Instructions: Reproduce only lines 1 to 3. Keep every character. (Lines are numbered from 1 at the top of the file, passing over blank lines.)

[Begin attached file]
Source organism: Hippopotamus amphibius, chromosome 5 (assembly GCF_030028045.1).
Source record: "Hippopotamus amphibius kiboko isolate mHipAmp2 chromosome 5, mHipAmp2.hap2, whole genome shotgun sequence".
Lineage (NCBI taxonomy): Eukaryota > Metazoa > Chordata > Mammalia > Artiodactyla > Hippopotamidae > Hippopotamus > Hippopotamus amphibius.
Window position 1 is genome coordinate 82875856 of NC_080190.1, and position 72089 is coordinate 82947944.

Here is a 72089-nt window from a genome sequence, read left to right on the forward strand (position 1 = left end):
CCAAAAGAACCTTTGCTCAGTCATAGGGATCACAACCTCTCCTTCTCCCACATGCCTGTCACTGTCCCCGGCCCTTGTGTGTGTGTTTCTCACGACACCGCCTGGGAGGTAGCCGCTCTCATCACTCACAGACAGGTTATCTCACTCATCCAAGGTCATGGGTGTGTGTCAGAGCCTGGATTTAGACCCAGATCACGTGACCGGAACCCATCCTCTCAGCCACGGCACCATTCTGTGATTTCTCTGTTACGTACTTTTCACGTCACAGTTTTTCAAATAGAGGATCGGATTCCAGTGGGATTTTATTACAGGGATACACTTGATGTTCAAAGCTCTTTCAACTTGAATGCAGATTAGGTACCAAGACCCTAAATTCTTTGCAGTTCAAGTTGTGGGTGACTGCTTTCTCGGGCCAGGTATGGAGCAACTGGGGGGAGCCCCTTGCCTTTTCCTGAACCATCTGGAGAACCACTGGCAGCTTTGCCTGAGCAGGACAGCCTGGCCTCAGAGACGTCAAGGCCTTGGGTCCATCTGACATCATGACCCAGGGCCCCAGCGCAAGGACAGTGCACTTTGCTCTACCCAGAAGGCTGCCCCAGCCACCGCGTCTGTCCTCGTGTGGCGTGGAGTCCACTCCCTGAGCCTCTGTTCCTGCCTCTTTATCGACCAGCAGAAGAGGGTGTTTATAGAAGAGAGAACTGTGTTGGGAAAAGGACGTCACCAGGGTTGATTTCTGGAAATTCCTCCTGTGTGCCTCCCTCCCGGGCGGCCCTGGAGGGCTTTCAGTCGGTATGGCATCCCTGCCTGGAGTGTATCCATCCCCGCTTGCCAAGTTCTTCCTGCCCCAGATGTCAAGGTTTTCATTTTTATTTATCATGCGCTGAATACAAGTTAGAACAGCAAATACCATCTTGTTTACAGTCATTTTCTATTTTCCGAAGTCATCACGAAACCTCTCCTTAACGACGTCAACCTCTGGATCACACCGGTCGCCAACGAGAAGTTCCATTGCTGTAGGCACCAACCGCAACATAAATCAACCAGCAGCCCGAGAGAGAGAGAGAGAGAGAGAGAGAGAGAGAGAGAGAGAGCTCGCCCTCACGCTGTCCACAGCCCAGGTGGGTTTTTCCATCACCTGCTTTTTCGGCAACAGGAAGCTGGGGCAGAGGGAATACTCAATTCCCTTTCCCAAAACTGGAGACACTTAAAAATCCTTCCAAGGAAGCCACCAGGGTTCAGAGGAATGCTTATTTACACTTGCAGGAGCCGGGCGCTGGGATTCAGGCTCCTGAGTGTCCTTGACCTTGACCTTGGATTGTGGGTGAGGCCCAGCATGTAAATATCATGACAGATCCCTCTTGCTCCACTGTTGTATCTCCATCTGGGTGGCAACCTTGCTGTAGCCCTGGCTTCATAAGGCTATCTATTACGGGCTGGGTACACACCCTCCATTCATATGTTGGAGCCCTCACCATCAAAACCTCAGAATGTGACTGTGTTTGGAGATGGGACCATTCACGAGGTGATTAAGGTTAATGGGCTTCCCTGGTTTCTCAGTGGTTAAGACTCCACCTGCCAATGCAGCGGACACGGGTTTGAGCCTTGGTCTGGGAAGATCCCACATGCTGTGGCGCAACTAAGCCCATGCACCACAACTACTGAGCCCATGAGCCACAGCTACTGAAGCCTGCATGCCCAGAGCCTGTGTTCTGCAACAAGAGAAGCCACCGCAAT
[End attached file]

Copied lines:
Source organism: Hippopotamus amphibius, chromosome 5 (assembly GCF_030028045.1).
Source record: "Hippopotamus amphibius kiboko isolate mHipAmp2 chromosome 5, mHipAmp2.hap2, whole genome shotgun sequence".
Lineage (NCBI taxonomy): Eukaryota > Metazoa > Chordata > Mammalia > Artiodactyla > Hippopotamidae > Hippopotamus > Hippopotamus amphibius.